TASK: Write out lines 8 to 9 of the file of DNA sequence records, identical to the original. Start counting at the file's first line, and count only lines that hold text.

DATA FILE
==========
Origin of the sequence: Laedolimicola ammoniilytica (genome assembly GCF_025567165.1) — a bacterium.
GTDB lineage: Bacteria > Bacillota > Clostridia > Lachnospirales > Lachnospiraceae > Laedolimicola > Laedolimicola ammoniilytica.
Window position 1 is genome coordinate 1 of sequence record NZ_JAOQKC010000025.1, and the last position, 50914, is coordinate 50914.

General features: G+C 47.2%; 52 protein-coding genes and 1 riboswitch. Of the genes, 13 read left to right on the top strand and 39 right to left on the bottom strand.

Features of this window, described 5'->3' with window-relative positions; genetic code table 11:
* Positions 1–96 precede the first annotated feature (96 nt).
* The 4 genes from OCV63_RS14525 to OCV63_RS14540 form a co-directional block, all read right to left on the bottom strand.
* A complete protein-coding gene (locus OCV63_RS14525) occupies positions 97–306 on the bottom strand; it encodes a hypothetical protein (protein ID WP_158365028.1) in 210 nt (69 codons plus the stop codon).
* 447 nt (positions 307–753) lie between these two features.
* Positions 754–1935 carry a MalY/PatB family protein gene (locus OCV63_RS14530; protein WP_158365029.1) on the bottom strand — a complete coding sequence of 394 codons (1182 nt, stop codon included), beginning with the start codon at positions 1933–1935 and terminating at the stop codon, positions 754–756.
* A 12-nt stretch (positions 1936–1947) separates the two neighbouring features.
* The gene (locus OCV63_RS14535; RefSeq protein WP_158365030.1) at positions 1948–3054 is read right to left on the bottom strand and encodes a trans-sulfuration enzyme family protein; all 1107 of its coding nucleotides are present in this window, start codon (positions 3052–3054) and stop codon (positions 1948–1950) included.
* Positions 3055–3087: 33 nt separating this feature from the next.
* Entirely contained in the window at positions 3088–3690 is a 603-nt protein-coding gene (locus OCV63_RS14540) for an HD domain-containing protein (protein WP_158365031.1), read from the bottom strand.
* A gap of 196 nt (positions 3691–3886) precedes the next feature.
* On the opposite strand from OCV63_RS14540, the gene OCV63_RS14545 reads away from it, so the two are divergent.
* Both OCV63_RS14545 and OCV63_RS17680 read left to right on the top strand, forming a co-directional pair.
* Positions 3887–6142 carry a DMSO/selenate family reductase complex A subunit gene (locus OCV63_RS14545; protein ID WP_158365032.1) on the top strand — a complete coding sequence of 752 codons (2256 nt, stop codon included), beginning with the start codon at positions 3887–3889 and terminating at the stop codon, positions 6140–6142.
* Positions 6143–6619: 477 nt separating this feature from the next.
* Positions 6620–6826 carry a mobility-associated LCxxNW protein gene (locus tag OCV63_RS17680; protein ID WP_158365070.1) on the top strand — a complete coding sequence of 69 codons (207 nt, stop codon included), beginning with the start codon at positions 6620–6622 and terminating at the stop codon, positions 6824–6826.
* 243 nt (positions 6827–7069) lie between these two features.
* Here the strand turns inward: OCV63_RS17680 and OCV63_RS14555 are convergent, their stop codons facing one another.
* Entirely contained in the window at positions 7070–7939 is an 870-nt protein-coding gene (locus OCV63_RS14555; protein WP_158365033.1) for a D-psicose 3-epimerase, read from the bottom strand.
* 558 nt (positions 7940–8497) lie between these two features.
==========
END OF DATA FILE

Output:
* A complete protein-coding gene (locus OCV63_RS14525) occupies positions 97–306 on the bottom strand; it encodes a hypothetical protein (protein ID WP_158365028.1) in 210 nt (69 codons plus the stop codon).
* 447 nt (positions 307–753) lie between these two features.